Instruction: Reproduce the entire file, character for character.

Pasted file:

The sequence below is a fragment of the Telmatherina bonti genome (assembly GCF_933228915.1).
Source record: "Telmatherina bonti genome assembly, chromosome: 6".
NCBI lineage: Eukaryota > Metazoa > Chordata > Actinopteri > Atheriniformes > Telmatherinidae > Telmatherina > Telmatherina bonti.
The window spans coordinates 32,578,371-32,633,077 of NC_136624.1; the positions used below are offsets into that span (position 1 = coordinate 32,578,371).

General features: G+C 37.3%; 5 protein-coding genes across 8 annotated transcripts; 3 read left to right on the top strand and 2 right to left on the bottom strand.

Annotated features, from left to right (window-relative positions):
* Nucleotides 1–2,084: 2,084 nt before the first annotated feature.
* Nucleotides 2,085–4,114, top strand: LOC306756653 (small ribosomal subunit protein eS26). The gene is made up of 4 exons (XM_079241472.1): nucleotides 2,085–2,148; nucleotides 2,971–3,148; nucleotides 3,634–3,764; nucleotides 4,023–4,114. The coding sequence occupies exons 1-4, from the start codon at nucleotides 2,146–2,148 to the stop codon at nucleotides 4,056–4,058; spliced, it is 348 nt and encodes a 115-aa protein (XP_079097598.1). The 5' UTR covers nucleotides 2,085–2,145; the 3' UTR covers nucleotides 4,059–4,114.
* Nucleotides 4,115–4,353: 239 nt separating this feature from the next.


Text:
The sequence below is a fragment of the Telmatherina bonti genome (assembly GCF_933228915.1).
Source record: "Telmatherina bonti genome assembly, chromosome: 6".
NCBI lineage: Eukaryota > Metazoa > Chordata > Actinopteri > Atheriniformes > Telmatherinidae > Telmatherina > Telmatherina bonti.
The window spans coordinates 32,578,371-32,633,077 of NC_136624.1; the positions used below are offsets into that span (position 1 = coordinate 32,578,371).

General features: G+C 37.3%; 5 protein-coding genes across 8 annotated transcripts; 3 read left to right on the top strand and 2 right to left on the bottom strand.

Annotated features, from left to right (window-relative positions):
* Nucleotides 1–2,084: 2,084 nt before the first annotated feature.
* Nucleotides 2,085–4,114, top strand: LOC306756653 (small ribosomal subunit protein eS26). The gene is made up of 4 exons (XM_079241472.1): nucleotides 2,085–2,148; nucleotides 2,971–3,148; nucleotides 3,634–3,764; nucleotides 4,023–4,114. The coding sequence occupies exons 1-4, from the start codon at nucleotides 2,146–2,148 to the stop codon at nucleotides 4,056–4,058; spliced, it is 348 nt and encodes a 115-aa protein (XP_079097598.1). The 5' UTR covers nucleotides 2,085–2,145; the 3' UTR covers nucleotides 4,059–4,114.
* Nucleotides 4,115–4,353: 239 nt separating this feature from the next.